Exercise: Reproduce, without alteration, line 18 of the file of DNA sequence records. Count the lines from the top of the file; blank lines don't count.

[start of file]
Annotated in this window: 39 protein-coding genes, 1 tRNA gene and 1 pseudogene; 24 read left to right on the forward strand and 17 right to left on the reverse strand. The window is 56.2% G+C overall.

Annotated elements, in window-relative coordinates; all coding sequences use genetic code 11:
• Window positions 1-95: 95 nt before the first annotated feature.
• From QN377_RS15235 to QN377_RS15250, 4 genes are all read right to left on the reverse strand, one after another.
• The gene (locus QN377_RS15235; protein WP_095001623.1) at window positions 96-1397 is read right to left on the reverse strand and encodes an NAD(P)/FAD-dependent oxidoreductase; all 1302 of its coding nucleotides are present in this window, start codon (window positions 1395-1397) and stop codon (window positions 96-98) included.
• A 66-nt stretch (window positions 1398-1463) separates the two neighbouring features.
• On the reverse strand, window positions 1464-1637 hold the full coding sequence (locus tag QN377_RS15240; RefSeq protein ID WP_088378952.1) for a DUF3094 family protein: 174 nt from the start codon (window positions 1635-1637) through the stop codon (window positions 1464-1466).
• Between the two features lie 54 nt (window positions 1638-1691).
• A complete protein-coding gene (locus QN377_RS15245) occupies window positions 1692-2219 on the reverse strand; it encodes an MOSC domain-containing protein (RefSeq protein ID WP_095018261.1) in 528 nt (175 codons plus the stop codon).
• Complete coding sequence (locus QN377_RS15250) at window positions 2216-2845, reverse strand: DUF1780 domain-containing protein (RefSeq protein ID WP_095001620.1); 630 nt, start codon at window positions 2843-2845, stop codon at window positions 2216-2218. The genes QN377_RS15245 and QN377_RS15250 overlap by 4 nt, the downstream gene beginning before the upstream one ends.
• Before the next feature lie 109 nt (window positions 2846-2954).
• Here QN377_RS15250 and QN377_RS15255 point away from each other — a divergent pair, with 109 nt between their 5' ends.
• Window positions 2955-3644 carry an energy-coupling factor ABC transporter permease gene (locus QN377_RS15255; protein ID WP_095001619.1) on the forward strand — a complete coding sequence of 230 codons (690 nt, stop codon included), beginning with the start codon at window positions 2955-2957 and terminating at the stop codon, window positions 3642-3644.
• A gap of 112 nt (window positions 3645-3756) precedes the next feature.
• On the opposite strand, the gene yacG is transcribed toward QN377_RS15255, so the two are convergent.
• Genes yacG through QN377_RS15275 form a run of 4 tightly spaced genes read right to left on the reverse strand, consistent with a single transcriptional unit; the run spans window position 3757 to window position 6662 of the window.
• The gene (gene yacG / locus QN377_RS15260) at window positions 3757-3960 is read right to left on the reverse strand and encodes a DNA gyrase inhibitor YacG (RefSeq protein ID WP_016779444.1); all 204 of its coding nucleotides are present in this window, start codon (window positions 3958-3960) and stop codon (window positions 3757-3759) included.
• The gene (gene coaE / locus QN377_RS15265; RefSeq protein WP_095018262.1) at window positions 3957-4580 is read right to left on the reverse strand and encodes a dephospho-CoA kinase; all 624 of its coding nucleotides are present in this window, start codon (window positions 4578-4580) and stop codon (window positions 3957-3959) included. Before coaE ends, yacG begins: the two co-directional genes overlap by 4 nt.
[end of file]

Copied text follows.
• The gene (gene coaE / locus QN377_RS15265; RefSeq protein WP_095018262.1) at window positions 3957-4580 is read right to left on the reverse strand and encodes a dephospho-CoA kinase; all 624 of its coding nucleotides are present in this window, start codon (window positions 4578-4580) and stop codon (window positions 3957-3959) included. Before coaE ends, yacG begins: the two co-directional genes overlap by 4 nt.